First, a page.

This week the Defence Secretary announced a Type 23 frigate will be permanently ‘forward deployed’ in Bahrain. This presence in the Gulf region and the global reach of the fleet, is certainly an asset to Britain but is the expanding portfolio of demands on the Navy workable and sustainable?
The RN has a presence in the Gulf going back decades. At least 3 escort ships were assigned to the Armilla Patrol during the 1980s-90s but none were permanently based in there and each ship spent considerable time on passage to and from the UK. British military involvement in the region is now called operation Kipion and until late 2017, the RN maintained at least one surface escort on Kipion. (In addition to the minehunters and RFA based in Bahrain). HMS Diamond was on her way to relieve HMS Monmouth in Gulf when forced to return home in November 2017 (due to a propeller shaft defect). Other priorities have left the RN with no escort vessel available to take her place. The main image above shows HMS Iron Duke handing over Kipion duties to HMS St Albans in March 2015 but this scenario will be become rare, with a ship permanently based in Bahrain for 4-5 years.
Vessels assigned to Kipion are involved in a wide range of activity in a large area that spans the Indian Ocean, the Persian Gulf and the Red Sea. Much of the work is maritime security, disrupting trafficking in people, narcotics and weapons. Tasking may also include in the escorting US carriers or merchant ships in the Northern Gulf, facing down the Iranian navy, equipped with shore-based anti-ship missiles, mini submarines and swarms of small gunboats. Another important responsibility is maintaining freedom of navigation in the Bab-el-Mandeb Strait and Straits of Hormuz, maritime choke points that are critical to the flow of energy and trade to the UK. Recent operations have involved protecting merchant ships off the coast of war-torn Yemen.
Sending ships to the Persian Gulf and/or the Pacific, a renewed commitment to NATO maritime groups and dramatically increased Russian naval activity all add to the pressure on the fleet, never mind providing escorts for the aircraft carriers. Giving a positive inaugural Sir Henry Leach lecture at RUSI this week, the Defence Secretary highlighted the global ambition for the navy “Deterrence isn’t just four nuclear boats, it’s about aircraft carriers, it is about a presence in the Pacific, a presence in the North Atlantic, a presence in the Mediterranean and in the Gulf.” Reading between the lines of his speech, Williamson is demonstrating to the Chancellor how the UK’s expanding ambitions underline his department’s need for greater funding.
Of our 17 non-mothballed escorts, 6 or 7 are typically at sea at one time, some conducting training or post refit work up with around 4 or 5 available for operational tasks at the sharp end. There are those that might argue the Government’s ego is writing cheques the fleet can’t cash. The RN’s commendable can do attitude can occasionally be counter-productive in the long run. In the period 2010-14 in particular, over-working a reduced fleet damaged morale and led to a further exodus of personnel.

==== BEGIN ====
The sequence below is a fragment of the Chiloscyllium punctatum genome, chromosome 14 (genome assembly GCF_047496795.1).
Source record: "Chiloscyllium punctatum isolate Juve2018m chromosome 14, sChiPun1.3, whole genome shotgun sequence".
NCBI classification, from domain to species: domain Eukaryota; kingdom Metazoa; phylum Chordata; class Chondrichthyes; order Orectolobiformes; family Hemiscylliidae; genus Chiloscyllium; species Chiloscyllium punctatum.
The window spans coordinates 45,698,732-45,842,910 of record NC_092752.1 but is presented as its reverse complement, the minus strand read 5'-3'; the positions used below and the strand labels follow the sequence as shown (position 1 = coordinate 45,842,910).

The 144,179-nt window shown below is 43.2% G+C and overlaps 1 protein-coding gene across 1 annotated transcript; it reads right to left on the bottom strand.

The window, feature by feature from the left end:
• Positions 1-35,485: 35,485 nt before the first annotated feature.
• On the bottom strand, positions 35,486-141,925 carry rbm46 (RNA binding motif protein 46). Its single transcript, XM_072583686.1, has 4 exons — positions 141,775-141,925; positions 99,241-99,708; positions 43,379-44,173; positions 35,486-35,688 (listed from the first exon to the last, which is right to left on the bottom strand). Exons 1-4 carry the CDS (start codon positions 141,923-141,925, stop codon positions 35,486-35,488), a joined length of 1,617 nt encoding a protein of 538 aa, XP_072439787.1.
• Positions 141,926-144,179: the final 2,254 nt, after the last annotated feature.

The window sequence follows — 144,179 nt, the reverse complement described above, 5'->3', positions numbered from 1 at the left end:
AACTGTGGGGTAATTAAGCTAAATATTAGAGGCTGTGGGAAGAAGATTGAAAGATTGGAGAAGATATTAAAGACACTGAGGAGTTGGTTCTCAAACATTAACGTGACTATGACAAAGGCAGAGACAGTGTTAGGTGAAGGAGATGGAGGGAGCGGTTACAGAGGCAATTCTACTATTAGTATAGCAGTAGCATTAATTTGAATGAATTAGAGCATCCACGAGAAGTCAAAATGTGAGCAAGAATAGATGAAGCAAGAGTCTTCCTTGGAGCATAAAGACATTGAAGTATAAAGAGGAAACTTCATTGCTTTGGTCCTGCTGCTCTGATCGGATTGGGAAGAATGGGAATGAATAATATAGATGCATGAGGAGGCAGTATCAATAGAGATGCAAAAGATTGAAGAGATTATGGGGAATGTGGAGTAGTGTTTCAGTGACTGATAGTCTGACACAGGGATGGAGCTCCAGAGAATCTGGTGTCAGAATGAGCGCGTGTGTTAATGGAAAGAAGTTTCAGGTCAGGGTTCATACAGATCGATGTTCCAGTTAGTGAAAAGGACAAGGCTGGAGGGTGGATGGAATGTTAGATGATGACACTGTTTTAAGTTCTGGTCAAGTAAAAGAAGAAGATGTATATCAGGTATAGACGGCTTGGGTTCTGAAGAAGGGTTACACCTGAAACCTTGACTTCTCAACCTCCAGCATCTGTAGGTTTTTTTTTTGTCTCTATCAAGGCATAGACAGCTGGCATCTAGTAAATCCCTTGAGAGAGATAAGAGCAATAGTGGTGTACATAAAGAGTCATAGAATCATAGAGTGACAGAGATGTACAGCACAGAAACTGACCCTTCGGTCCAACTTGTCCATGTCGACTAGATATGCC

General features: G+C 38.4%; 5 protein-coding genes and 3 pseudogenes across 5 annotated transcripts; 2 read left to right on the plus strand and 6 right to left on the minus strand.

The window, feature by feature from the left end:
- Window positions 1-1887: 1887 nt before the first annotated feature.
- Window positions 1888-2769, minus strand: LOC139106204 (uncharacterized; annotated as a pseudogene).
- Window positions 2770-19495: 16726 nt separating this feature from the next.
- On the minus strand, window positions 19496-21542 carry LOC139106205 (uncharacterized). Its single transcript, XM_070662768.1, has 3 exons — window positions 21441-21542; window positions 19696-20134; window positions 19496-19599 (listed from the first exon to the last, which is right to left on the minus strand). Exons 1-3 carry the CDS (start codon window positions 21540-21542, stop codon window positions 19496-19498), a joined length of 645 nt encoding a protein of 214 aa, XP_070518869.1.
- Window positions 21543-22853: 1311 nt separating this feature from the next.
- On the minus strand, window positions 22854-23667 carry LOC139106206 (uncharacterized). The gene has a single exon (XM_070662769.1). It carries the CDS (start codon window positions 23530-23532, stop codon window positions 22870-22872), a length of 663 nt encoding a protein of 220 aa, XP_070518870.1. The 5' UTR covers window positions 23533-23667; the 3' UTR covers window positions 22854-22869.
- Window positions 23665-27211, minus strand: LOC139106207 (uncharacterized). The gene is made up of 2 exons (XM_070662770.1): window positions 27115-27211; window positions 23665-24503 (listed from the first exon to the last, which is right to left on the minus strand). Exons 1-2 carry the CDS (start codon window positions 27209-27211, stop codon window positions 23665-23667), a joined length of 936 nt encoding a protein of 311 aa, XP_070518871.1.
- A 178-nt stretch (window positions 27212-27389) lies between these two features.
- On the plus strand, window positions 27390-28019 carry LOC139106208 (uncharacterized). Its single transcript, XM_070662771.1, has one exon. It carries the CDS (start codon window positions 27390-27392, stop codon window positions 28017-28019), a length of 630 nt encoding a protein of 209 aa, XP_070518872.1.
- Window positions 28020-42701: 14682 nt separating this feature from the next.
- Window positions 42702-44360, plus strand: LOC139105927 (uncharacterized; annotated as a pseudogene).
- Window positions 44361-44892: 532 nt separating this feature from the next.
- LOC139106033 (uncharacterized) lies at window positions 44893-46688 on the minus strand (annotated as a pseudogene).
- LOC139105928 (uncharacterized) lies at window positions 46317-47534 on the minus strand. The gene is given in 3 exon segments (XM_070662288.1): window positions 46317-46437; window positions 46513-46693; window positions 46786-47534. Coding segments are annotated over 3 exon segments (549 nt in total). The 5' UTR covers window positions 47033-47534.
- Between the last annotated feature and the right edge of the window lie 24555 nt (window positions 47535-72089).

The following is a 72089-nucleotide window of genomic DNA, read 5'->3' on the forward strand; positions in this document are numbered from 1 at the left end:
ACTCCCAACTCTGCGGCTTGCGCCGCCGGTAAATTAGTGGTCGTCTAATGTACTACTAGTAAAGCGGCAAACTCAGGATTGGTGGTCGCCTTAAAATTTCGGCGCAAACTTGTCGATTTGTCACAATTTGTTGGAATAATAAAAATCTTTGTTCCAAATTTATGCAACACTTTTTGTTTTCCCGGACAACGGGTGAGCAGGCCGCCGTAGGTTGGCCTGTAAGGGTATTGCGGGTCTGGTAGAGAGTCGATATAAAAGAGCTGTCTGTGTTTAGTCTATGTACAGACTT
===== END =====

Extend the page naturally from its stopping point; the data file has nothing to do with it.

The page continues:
For a service still struggling with significant manpower issues, extending commitments will involve another balancing act.
The First Sea Lord rightly highlighted this week, the desirability of an increased focus on the Pacific, the region is becoming the epicentre of global trade and it is advantageous to have visibility amongst our partners and potential adversaries. UK interests in the Middle East and Gulf region are similarly important. Thanks to the navy and a constant culture of adapting and maximising the output of our assets, the UK does possess a global reach that few other nations can match.
The soft power benefits of showing the White Ensign, defence diplomacy and having a ‘presence’ are not in doubt. But is it sensible to be stretched so thin that the actual assets in theatre amount to single ships and have limited military impact? In most cases, should a conflict arise, they could even be a liability, quickly overcome by the local opposition unless rapidly reinforced with significant help from the United States.
A frigate permanently based in the Gulf will certainly be welcomed by regional partners. The US Navy has been impressed by the Type 45’s capabilities and might be rather more excited if there was a powerful air defence vessel available it could entrust with escorting its aircraft carriers.
The Kipion frigate, her ships company and maintenance staff will benefit from the newly-opened naval support facility, HMS Juffair at Mina Salman in Bahrain, UK trade and diplomatic relations with several of the Gulf states continue to deepen and Exercise Saif Sareea 3 will see 4,500 UK forces personnel deployed to Oman later this year. The basing of a frigate at Juffair appears to signal a greater commitment to our partners in the Gulf but the forward-deployed frigate may find itself in demand for forays further afield, perhaps into the Pacific.